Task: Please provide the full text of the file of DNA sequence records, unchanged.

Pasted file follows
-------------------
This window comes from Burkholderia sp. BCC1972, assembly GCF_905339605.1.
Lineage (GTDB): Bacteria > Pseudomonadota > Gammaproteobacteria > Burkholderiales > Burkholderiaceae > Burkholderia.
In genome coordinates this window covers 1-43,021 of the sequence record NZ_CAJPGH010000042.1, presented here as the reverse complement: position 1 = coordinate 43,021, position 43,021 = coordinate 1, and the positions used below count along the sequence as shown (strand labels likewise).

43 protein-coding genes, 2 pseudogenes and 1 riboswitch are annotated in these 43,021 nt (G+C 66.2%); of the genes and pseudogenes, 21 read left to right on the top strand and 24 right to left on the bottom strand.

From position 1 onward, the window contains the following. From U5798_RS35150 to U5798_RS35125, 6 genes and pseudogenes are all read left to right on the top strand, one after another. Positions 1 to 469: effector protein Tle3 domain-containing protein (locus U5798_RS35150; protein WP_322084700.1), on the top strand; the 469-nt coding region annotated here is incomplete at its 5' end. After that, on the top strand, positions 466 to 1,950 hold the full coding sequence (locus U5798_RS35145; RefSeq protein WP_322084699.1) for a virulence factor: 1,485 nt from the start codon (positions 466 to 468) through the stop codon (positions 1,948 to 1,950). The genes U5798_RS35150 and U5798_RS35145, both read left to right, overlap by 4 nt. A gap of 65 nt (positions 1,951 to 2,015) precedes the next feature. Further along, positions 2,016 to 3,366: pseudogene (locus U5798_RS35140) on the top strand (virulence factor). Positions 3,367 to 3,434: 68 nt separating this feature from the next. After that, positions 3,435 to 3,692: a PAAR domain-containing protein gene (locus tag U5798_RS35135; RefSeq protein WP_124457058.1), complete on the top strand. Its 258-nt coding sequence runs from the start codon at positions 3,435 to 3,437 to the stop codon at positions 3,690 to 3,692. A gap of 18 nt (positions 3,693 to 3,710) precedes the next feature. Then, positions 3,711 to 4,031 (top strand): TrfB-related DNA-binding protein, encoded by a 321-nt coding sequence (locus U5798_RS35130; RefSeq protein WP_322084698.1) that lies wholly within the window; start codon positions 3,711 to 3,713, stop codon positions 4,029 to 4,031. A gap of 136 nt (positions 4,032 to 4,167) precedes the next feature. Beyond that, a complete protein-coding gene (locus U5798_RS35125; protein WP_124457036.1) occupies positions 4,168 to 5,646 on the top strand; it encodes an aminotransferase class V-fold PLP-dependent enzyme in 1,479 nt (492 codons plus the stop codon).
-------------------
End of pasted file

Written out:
This window comes from Burkholderia sp. BCC1972, assembly GCF_905339605.1.
Lineage (GTDB): Bacteria > Pseudomonadota > Gammaproteobacteria > Burkholderiales > Burkholderiaceae > Burkholderia.
In genome coordinates this window covers 1-43,021 of the sequence record NZ_CAJPGH010000042.1, presented here as the reverse complement: position 1 = coordinate 43,021, position 43,021 = coordinate 1, and the positions used below count along the sequence as shown (strand labels likewise).

43 protein-coding genes, 2 pseudogenes and 1 riboswitch are annotated in these 43,021 nt (G+C 66.2%); of the genes and pseudogenes, 21 read left to right on the top strand and 24 right to left on the bottom strand.

From position 1 onward, the window contains the following. From U5798_RS35150 to U5798_RS35125, 6 genes and pseudogenes are all read left to right on the top strand, one after another. Positions 1 to 469: effector protein Tle3 domain-containing protein (locus U5798_RS35150; protein WP_322084700.1), on the top strand; the 469-nt coding region annotated here is incomplete at its 5' end. After that, on the top strand, positions 466 to 1,950 hold the full coding sequence (locus U5798_RS35145; RefSeq protein WP_322084699.1) for a virulence factor: 1,485 nt from the start codon (positions 466 to 468) through the stop codon (positions 1,948 to 1,950). The genes U5798_RS35150 and U5798_RS35145, both read left to right, overlap by 4 nt. A gap of 65 nt (positions 1,951 to 2,015) precedes the next feature. Further along, positions 2,016 to 3,366: pseudogene (locus U5798_RS35140) on the top strand (virulence factor). Positions 3,367 to 3,434: 68 nt separating this feature from the next. After that, positions 3,435 to 3,692: a PAAR domain-containing protein gene (locus tag U5798_RS35135; RefSeq protein WP_124457058.1), complete on the top strand. Its 258-nt coding sequence runs from the start codon at positions 3,435 to 3,437 to the stop codon at positions 3,690 to 3,692. A gap of 18 nt (positions 3,693 to 3,710) precedes the next feature. Then, positions 3,711 to 4,031 (top strand): TrfB-related DNA-binding protein, encoded by a 321-nt coding sequence (locus U5798_RS35130; RefSeq protein WP_322084698.1) that lies wholly within the window; start codon positions 3,711 to 3,713, stop codon positions 4,029 to 4,031. A gap of 136 nt (positions 4,032 to 4,167) precedes the next feature. Beyond that, a complete protein-coding gene (locus U5798_RS35125; protein WP_124457036.1) occupies positions 4,168 to 5,646 on the top strand; it encodes an aminotransferase class V-fold PLP-dependent enzyme in 1,479 nt (492 codons plus the stop codon).